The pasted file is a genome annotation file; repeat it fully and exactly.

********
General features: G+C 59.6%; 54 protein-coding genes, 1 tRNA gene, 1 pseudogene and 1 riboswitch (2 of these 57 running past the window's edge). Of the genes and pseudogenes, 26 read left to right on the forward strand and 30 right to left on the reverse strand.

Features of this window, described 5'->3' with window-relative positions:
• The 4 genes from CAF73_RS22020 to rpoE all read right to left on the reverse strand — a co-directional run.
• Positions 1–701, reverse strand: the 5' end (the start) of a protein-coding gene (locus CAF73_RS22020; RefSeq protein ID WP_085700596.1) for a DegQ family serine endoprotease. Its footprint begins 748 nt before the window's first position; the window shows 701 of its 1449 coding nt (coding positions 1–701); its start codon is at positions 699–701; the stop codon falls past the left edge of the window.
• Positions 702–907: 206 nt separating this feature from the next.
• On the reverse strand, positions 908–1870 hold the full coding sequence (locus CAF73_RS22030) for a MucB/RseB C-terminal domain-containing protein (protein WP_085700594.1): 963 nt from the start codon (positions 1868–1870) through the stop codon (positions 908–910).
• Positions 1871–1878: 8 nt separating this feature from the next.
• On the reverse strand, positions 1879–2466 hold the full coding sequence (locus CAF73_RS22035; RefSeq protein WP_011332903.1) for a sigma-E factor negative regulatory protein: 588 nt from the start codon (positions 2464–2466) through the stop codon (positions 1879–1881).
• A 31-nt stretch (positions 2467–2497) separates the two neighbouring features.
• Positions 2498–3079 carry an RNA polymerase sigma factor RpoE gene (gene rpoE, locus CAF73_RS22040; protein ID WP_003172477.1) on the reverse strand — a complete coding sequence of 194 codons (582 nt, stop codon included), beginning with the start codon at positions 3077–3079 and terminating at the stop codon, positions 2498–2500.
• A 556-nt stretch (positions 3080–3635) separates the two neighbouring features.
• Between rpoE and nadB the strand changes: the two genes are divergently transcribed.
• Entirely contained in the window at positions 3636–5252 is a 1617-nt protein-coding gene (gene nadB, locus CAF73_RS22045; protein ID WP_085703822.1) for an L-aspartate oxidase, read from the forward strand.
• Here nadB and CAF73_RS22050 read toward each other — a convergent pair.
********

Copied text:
General features: G+C 59.6%; 54 protein-coding genes, 1 tRNA gene, 1 pseudogene and 1 riboswitch (2 of these 57 running past the window's edge). Of the genes and pseudogenes, 26 read left to right on the forward strand and 30 right to left on the reverse strand.

Features of this window, described 5'->3' with window-relative positions:
• The 4 genes from CAF73_RS22020 to rpoE all read right to left on the reverse strand — a co-directional run.
• Positions 1–701, reverse strand: the 5' end (the start) of a protein-coding gene (locus CAF73_RS22020; RefSeq protein ID WP_085700596.1) for a DegQ family serine endoprotease. Its footprint begins 748 nt before the window's first position; the window shows 701 of its 1449 coding nt (coding positions 1–701); its start codon is at positions 699–701; the stop codon falls past the left edge of the window.
• Positions 702–907: 206 nt separating this feature from the next.
• On the reverse strand, positions 908–1870 hold the full coding sequence (locus CAF73_RS22030) for a MucB/RseB C-terminal domain-containing protein (protein WP_085700594.1): 963 nt from the start codon (positions 1868–1870) through the stop codon (positions 908–910).
• Positions 1871–1878: 8 nt separating this feature from the next.
• On the reverse strand, positions 1879–2466 hold the full coding sequence (locus CAF73_RS22035; RefSeq protein WP_011332903.1) for a sigma-E factor negative regulatory protein: 588 nt from the start codon (positions 2464–2466) through the stop codon (positions 1879–1881).
• A 31-nt stretch (positions 2467–2497) separates the two neighbouring features.
• Positions 2498–3079 carry an RNA polymerase sigma factor RpoE gene (gene rpoE, locus CAF73_RS22040; protein ID WP_003172477.1) on the reverse strand — a complete coding sequence of 194 codons (582 nt, stop codon included), beginning with the start codon at positions 3077–3079 and terminating at the stop codon, positions 2498–2500.
• A 556-nt stretch (positions 3080–3635) separates the two neighbouring features.
• Between rpoE and nadB the strand changes: the two genes are divergently transcribed.
• Entirely contained in the window at positions 3636–5252 is a 1617-nt protein-coding gene (gene nadB, locus CAF73_RS22045; protein ID WP_085703822.1) for an L-aspartate oxidase, read from the forward strand.
• Here nadB and CAF73_RS22050 read toward each other — a convergent pair.